University of Hertfordshire

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Original languageEnglish
JournalIndustrial Marketing Management
Journal publication date2019
Publication statusSubmitted - 2019

Abstract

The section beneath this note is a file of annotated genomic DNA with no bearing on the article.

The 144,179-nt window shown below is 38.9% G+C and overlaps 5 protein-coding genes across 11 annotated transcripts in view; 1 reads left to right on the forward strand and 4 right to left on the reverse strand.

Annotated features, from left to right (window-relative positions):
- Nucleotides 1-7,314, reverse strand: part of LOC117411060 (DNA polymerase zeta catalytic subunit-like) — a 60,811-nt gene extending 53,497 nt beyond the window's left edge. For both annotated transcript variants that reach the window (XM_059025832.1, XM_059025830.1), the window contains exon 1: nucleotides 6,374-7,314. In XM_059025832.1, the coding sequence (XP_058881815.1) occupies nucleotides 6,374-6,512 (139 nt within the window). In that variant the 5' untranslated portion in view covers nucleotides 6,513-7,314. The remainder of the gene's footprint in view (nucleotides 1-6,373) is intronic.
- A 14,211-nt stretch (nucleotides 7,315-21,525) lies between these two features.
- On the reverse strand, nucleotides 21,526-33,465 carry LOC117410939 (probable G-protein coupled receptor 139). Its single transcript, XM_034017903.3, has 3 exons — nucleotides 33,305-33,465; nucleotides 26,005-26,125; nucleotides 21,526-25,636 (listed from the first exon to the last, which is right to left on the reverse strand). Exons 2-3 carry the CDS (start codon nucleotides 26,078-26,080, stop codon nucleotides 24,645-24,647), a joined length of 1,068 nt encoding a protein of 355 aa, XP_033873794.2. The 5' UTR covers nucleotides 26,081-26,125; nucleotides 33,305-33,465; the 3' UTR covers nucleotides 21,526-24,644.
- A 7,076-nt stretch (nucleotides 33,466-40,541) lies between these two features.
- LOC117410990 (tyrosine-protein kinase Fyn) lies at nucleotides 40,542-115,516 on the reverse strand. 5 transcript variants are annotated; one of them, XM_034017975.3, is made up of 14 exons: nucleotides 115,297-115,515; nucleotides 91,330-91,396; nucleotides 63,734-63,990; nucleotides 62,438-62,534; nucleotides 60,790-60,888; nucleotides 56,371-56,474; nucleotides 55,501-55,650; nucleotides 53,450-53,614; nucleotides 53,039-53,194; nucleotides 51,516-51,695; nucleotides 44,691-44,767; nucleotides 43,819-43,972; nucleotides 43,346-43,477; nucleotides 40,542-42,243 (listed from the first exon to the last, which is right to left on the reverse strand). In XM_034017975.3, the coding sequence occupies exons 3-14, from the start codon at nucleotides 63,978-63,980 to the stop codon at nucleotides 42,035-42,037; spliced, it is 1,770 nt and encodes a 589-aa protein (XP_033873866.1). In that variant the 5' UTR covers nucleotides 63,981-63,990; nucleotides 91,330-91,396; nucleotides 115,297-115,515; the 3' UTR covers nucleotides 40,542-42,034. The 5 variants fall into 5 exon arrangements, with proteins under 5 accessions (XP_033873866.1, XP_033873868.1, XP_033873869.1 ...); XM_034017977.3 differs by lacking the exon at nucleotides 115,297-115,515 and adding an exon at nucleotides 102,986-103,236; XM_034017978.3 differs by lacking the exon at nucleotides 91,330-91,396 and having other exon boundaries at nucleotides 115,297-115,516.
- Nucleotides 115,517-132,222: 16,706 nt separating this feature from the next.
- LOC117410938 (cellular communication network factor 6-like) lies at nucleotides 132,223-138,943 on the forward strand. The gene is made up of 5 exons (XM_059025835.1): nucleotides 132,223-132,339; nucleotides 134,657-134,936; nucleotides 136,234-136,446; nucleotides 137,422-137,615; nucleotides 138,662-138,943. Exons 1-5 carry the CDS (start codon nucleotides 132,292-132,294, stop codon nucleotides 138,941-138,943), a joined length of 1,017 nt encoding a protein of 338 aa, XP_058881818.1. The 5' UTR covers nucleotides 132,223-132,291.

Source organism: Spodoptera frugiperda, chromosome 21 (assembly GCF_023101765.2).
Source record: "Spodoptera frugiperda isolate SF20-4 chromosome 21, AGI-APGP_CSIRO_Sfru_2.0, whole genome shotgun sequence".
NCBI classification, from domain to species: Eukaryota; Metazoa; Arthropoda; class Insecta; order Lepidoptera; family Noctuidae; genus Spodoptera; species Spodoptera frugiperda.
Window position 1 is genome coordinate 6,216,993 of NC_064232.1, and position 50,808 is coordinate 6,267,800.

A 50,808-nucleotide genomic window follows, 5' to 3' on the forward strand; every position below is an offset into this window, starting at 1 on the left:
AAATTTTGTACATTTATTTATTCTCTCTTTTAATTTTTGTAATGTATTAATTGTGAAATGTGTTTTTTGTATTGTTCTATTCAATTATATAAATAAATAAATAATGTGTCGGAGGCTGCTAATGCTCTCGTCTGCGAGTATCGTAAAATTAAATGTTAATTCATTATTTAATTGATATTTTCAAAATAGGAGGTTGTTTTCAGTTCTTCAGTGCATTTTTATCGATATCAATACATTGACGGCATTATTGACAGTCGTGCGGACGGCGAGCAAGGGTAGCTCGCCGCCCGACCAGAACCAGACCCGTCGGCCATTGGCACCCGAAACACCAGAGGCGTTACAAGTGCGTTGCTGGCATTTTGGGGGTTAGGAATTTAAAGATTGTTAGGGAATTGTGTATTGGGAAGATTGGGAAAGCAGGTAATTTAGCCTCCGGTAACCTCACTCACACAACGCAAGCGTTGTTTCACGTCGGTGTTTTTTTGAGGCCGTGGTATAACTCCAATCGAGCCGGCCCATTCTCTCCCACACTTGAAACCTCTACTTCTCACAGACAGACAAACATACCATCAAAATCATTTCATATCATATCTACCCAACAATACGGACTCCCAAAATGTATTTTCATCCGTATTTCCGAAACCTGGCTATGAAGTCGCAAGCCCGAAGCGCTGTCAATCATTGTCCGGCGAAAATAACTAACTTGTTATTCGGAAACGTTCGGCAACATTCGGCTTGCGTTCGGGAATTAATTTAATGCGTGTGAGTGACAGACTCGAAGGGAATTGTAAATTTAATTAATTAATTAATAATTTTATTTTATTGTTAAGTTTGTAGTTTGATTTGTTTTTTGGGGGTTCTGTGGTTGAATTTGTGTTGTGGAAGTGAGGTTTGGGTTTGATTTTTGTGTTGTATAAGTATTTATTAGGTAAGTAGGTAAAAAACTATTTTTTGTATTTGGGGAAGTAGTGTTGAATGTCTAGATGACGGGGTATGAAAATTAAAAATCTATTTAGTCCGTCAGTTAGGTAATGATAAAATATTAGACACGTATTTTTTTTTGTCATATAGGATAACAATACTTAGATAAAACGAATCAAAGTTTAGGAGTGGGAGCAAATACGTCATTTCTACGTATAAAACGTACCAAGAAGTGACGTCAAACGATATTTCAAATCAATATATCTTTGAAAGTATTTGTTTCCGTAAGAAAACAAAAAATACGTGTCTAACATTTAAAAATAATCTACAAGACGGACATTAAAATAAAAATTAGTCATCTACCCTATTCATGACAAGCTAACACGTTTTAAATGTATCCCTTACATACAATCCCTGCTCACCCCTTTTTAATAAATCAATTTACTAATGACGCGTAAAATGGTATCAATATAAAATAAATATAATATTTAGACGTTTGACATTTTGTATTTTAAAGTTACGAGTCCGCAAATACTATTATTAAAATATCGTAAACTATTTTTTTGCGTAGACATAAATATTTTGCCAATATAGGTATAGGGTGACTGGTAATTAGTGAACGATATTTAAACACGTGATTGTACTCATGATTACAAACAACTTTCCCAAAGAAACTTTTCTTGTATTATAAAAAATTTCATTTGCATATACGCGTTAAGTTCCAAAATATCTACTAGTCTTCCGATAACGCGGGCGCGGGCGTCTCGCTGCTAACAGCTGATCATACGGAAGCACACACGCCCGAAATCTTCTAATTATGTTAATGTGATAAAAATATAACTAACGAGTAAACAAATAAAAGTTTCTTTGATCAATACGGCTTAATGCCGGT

Those doctoral researchers in business-to-business marketing who have substantial prior experience in business practice offer the opportunity for a valuable, constructive dialogue between ‘theory’ and ‘practice’. However, for this dialogue to be genuinely constructive there needs to be a mutual understanding of the complementarity of knowledge-creation processes in the worlds of the academic and the practitioner. Employing a reflective approach to engaged scholarship, through which they explore their own experiences as students and supervisors in doctoral research programmes involving highly-experienced candidates, the authors identify sources of tension that can inhibit mutual understanding and effective knowledge co-creation. These reflections also suggest how tensions may be resolved so leading to the greater depth of insight that proponents of engaged scholarship claim can emerge from such participative research approaches. In particular, the notion of performative co-creation of knowledge, through which theory that meets the academic criterion of relevance and the practical criterion of usefulness, is advocated.

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